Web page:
This study seeks to ascertain the spatial distribution of IEQ in hospital wards based on the physical measurement of the hospital ward units with different architectural features. Field survey was undertaken in the medical and surgical wards units of two case study Hospitals both located in Jos, Nigeria. IEQ parameter variables were monitored and recorded, and compared against recommended international standards for hospital facilities. Results show that the measurements of the IEQ parameters conditions in the selected hospital ward buildings, differ substantially depending on the ward design configuration and orientation, and also the outdoor weather condition. The indoor environment in the hospital wards had different thermal conditions because of variations in orientations, window sizes and air inlet/outlet. Building orientation, also affected the indoor daylight quality in each of the hospital ward buildings within the period of measurements. The Teaching Hospital wards whose orientation (NW-SE) allows the fenestration façade to fall within the sun path, maximised it for daylighting within the wards. It is therefore recommended that, the design of hospital wards for improved IEQ conditions should be such that proper attention is given to the orientation, floor plan configuration and window design for natural ventilation and lighting.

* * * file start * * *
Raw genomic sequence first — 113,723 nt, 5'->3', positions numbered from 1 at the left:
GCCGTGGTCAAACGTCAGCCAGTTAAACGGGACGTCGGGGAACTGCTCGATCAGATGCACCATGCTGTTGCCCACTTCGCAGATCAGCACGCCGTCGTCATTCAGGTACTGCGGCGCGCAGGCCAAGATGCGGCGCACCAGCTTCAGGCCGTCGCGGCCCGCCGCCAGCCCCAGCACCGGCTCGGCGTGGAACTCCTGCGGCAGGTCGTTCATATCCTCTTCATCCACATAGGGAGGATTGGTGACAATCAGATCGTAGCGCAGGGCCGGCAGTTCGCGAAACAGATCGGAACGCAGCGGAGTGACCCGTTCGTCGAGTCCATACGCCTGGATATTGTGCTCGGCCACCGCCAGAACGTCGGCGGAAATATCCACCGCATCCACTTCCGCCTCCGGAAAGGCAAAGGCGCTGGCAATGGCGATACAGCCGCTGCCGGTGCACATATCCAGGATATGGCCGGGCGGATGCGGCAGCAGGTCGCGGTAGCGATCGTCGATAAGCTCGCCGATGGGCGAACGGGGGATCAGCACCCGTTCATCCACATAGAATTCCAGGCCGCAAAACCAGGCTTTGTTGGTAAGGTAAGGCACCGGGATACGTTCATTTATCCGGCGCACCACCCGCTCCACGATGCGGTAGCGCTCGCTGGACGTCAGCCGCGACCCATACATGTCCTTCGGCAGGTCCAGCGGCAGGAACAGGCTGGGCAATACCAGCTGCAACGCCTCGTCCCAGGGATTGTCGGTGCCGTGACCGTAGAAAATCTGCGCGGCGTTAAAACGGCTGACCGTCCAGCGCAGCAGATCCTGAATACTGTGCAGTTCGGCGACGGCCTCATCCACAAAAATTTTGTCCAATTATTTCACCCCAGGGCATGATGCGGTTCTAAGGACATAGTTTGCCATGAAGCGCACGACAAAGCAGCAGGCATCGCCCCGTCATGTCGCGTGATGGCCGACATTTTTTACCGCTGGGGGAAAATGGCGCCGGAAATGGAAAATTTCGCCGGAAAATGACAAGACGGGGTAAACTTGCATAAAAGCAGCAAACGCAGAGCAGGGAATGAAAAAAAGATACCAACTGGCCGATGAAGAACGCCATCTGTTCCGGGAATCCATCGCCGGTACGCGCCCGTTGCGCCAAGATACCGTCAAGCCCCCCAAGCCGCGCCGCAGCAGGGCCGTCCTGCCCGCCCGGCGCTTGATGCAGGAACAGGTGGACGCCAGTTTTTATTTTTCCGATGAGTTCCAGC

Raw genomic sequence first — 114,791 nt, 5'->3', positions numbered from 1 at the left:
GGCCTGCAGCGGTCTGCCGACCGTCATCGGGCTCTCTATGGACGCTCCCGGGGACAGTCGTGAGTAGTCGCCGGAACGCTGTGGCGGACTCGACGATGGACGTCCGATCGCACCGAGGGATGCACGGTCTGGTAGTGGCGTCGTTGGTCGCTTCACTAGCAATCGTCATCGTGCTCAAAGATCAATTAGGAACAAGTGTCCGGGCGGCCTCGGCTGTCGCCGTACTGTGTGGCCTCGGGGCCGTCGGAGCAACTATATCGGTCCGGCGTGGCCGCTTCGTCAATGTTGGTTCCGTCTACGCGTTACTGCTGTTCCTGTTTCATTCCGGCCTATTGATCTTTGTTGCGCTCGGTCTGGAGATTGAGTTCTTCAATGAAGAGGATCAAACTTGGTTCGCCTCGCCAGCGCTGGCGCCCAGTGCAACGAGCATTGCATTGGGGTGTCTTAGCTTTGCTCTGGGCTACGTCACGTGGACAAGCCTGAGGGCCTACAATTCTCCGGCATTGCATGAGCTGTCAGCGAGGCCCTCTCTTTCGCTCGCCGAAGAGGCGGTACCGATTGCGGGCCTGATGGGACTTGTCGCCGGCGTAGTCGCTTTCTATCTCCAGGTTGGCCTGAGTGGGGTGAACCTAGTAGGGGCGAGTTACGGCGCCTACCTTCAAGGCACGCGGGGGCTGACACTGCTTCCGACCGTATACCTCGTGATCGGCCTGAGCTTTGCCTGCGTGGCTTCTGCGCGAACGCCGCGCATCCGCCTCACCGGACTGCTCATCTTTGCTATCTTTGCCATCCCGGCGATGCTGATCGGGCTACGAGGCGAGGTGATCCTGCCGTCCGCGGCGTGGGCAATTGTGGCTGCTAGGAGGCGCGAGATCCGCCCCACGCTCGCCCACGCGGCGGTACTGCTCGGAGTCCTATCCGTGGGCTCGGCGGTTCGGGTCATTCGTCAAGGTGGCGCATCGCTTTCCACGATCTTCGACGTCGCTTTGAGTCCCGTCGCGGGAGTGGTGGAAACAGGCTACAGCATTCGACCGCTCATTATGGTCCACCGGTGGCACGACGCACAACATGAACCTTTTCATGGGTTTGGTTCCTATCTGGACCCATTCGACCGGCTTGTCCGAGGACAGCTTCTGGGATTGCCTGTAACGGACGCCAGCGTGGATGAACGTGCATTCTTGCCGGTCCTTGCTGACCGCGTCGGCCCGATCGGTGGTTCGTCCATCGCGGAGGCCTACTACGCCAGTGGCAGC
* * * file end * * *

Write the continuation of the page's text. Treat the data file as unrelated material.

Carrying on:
Part of the book: Indoor Environmental Quality